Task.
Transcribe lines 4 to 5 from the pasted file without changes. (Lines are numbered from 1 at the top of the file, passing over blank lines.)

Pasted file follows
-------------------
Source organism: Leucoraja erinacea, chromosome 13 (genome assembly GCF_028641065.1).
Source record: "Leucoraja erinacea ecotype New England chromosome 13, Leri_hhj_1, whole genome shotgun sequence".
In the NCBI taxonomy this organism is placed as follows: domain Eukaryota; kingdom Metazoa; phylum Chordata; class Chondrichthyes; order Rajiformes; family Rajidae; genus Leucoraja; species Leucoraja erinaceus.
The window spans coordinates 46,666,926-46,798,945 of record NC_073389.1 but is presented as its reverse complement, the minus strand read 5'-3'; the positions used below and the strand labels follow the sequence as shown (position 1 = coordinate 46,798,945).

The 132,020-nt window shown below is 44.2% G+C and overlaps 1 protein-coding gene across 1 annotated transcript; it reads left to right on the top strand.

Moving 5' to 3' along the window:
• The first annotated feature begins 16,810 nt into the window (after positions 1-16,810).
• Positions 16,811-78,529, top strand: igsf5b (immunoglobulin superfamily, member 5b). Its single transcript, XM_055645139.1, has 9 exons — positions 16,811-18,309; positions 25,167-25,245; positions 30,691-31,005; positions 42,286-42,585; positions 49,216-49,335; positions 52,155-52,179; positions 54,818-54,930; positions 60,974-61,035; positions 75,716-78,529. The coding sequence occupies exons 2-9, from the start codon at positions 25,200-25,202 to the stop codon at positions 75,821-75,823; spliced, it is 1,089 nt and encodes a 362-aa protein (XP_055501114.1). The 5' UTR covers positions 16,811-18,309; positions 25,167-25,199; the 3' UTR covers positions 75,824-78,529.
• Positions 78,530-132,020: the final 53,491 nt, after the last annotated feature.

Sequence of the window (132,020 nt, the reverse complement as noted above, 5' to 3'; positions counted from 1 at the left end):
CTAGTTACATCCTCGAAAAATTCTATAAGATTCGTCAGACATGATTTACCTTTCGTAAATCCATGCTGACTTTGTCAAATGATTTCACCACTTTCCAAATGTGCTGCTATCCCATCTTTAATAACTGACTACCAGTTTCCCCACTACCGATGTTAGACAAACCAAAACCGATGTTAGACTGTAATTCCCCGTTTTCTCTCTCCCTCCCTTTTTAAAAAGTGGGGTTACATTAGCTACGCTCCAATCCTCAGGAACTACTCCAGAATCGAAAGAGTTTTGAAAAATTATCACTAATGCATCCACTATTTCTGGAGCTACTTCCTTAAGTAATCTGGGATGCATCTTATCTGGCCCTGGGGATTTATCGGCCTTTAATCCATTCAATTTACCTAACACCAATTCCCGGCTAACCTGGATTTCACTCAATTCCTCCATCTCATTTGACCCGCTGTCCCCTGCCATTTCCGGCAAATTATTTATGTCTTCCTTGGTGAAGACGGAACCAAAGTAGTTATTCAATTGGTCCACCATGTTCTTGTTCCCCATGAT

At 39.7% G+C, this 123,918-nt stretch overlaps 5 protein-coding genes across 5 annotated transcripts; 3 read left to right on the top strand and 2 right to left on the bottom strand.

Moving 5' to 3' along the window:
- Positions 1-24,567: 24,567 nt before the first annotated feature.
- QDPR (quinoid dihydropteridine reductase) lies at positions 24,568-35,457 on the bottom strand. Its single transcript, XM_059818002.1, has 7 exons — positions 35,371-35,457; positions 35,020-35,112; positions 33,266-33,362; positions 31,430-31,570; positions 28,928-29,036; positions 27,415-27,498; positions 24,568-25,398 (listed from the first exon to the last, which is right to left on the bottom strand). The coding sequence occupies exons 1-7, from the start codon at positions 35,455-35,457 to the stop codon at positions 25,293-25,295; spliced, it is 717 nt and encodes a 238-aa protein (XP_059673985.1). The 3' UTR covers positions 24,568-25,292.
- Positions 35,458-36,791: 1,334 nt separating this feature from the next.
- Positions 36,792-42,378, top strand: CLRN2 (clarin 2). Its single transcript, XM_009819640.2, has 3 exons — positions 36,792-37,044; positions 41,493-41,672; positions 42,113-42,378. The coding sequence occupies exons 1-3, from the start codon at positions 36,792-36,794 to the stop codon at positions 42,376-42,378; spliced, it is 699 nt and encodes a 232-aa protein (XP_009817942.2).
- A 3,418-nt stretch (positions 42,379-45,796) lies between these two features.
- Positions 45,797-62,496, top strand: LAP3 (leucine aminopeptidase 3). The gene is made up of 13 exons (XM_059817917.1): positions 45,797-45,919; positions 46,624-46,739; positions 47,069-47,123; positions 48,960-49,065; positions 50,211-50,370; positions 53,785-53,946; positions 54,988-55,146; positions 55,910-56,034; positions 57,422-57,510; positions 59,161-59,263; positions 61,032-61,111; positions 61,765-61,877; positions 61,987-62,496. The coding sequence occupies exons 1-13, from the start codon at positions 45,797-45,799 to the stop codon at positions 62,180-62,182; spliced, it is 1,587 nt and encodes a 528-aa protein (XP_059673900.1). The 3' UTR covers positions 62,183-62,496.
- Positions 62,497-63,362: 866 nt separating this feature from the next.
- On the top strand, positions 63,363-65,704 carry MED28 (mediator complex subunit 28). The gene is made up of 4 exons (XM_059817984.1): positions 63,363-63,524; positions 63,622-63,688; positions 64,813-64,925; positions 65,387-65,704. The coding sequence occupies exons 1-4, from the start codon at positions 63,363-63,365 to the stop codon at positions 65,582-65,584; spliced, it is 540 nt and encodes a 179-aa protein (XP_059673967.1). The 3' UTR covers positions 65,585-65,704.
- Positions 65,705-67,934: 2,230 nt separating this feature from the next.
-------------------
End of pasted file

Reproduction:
The window spans coordinates 46,666,926-46,798,945 of record NC_073389.1 but is presented as its reverse complement, the minus strand read 5'-3'; the positions used below and the strand labels follow the sequence as shown (position 1 = coordinate 46,798,945).

The 132,020-nt window shown below is 44.2% G+C and overlaps 1 protein-coding gene across 1 annotated transcript; it reads left to right on the top strand.